Sharper Management


Goods and services go up over time. Doing an annual maintenance plan and having a reserve study done every few years will help your board understand what should be charged for dues each month to adequately fund your HOA. The other part of the equation is accounting for inflation of goods and services year-over-year.
Opening the conversation to assess your dues can be very helpful for boards so special assessments can be avoided.
  • Rising interest rates. No matter what we do, we can’t escape rising prices. As prices increase and dues stay the same rate, your spending will become unsustainable. Even if you have a modest budget, you can never tell when an emergency could occur that forces you to use up any extra money you had.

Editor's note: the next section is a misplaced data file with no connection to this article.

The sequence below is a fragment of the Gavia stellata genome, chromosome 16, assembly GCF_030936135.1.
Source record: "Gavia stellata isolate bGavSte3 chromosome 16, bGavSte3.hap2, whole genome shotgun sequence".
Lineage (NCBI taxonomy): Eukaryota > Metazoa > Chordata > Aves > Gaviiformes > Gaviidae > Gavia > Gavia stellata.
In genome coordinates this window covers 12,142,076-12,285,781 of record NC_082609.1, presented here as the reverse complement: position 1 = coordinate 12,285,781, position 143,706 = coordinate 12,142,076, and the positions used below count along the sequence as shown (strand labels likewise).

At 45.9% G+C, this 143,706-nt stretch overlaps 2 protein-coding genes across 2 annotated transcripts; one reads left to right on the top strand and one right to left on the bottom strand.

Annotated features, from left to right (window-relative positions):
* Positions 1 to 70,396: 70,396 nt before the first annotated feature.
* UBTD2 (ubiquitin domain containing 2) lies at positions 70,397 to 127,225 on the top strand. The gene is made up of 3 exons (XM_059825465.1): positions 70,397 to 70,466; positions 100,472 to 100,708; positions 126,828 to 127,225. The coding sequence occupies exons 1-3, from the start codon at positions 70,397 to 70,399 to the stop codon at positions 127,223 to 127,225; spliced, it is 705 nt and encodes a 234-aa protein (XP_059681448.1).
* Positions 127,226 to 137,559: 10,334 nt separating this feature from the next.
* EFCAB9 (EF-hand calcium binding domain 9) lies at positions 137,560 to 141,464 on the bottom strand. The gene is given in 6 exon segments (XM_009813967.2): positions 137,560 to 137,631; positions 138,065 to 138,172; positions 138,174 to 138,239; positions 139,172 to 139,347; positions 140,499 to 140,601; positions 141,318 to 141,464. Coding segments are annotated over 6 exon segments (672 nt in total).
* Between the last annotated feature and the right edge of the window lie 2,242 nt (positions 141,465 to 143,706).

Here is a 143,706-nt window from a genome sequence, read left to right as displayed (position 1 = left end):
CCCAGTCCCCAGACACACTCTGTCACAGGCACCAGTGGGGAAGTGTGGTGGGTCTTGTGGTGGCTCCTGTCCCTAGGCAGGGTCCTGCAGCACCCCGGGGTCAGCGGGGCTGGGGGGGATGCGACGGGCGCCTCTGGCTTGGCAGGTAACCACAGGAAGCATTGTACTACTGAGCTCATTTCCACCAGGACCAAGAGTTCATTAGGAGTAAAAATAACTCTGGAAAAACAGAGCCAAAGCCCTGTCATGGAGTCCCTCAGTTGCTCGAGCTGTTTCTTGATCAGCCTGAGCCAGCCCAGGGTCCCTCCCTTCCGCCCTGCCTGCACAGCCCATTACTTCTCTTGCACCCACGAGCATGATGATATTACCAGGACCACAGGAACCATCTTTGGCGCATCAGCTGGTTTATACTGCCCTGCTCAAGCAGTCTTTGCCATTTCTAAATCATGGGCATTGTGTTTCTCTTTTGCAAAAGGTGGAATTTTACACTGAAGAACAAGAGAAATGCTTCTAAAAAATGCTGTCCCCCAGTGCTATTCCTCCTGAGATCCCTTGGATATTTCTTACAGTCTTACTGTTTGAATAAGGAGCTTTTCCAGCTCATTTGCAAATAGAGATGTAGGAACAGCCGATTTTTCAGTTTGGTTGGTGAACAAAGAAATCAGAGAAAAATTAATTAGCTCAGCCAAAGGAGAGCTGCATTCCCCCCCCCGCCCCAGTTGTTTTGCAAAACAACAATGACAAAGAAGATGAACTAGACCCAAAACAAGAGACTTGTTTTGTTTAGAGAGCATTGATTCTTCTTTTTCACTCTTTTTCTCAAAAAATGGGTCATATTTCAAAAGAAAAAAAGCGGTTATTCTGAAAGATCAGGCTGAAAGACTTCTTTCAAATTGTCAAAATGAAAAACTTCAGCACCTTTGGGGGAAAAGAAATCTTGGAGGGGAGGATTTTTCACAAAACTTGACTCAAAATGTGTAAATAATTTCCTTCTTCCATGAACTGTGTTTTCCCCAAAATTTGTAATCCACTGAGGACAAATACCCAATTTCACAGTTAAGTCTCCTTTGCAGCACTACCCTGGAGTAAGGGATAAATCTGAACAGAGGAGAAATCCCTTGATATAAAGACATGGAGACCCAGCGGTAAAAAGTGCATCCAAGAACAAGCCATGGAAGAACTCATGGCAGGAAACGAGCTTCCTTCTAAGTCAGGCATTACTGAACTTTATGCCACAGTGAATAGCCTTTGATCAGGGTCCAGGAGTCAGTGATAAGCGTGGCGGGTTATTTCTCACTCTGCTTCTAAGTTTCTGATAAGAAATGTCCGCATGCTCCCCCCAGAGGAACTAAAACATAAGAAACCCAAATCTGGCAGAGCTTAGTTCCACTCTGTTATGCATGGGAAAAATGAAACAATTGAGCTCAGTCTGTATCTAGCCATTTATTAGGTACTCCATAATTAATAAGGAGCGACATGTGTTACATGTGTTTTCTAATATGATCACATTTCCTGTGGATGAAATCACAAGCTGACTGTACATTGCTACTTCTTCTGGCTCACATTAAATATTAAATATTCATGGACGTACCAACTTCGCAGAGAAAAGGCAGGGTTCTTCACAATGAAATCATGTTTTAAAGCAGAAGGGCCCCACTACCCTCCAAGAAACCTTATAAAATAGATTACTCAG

• Ease of payment. Doing small but steady price increases will be much easier on HOA members’ wallets than sudden price jumps every few years. Small increases normally have less backlash and are easier for homeowners to budget around than large, irregular increases. Larger increases are also more likely to go unpaid, reducing your budget even further.
  • Caps on annual increases. In most association’s governing documents, there is a maximum percentage that you can increase your dues every year. When you try to catch up with a large due increase, the cap percentage may not be large enough leaving your HOA to run at a deficit until you can increase prices again next year.